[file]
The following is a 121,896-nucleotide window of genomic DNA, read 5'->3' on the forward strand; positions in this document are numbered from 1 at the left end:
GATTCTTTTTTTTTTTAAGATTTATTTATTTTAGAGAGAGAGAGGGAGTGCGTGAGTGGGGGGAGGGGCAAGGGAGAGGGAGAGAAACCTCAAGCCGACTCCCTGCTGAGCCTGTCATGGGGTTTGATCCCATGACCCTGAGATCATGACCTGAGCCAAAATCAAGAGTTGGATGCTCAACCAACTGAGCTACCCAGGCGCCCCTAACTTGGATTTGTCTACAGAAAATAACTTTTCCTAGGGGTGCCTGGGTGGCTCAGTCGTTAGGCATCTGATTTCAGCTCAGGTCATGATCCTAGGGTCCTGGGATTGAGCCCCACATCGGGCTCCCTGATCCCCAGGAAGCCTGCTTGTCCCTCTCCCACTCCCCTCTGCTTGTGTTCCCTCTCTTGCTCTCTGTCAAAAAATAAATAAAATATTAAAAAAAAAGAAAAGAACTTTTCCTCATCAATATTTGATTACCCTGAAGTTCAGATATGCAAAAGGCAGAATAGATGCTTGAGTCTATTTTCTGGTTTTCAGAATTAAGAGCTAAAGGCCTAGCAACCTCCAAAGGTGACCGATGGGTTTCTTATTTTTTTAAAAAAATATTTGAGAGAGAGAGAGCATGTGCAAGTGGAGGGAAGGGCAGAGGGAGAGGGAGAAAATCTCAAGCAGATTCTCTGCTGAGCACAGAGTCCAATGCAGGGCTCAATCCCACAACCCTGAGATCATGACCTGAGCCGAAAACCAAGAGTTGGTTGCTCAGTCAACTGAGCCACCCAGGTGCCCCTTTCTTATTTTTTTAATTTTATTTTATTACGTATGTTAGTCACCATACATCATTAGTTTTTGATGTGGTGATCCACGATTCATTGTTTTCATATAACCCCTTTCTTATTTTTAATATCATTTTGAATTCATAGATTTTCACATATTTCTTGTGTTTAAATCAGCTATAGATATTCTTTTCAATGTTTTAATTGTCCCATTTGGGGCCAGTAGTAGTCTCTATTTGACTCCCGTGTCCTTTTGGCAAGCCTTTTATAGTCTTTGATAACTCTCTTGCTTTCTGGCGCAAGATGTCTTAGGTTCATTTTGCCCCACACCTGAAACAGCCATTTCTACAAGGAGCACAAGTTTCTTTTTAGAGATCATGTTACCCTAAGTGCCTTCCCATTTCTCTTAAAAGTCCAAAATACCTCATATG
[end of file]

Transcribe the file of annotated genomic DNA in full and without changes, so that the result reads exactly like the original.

The following is a 121,896-nucleotide window of genomic DNA, read 5'->3' on the forward strand; positions in this document are numbered from 1 at the left end:
GATTCTTTTTTTTTTTAAGATTTATTTATTTTAGAGAGAGAGAGGGAGTGCGTGAGTGGGGGGAGGGGCAAGGGAGAGGGAGAGAAACCTCAAGCCGACTCCCTGCTGAGCCTGTCATGGGGTTTGATCCCATGACCCTGAGATCATGACCTGAGCCAAAATCAAGAGTTGGATGCTCAACCAACTGAGCTACCCAGGCGCCCCTAACTTGGATTTGTCTACAGAAAATAACTTTTCCTAGGGGTGCCTGGGTGGCTCAGTCGTTAGGCATCTGATTTCAGCTCAGGTCATGATCCTAGGGTCCTGGGATTGAGCCCCACATCGGGCTCCCTGATCCCCAGGAAGCCTGCTTGTCCCTCTCCCACTCCCCTCTGCTTGTGTTCCCTCTCTTGCTCTCTGTCAAAAAATAAATAAAATATTAAAAAAAAAGAAAAGAACTTTTCCTCATCAATATTTGATTACCCTGAAGTTCAGATATGCAAAAGGCAGAATAGATGCTTGAGTCTATTTTCTGGTTTTCAGAATTAAGAGCTAAAGGCCTAGCAACCTCCAAAGGTGACCGATGGGTTTCTTATTTTTTTAAAAAAATATTTGAGAGAGAGAGAGCATGTGCAAGTGGAGGGAAGGGCAGAGGGAGAGGGAGAAAATCTCAAGCAGATTCTCTGCTGAGCACAGAGTCCAATGCAGGGCTCAATCCCACAACCCTGAGATCATGACCTGAGCCGAAAACCAAGAGTTGGTTGCTCAGTCAACTGAGCCACCCAGGTGCCCCTTTCTTATTTTTTTAATTTTATTTTATTACGTATGTTAGTCACCATACATCATTAGTTTTTGATGTGGTGATCCACGATTCATTGTTTTCATATAACCCCTTTCTTATTTTTAATATCATTTTGAATTCATAGATTTTCACATATTTCTTGTGTTTAAATCAGCTATAGATATTCTTTTCAATGTTTTAATTGTCCCATTTGGGGCCAGTAGTAGTCTCTATTTGACTCCCGTGTCCTTTTGGCAAGCCTTTTATAGTCTTTGATAACTCTCTTGCTTTCTGGCGCAAGATGTCTTAGGTTCATTTTGCCCCACACCTGAAACAGCCATTTCTACAAGGAGCACAAGTTTCTTTTTAGAGATCATGTTACCCTAAGTGCCTTCCCATTTCTCTTAAAAGTCCAAAATACCTCATATG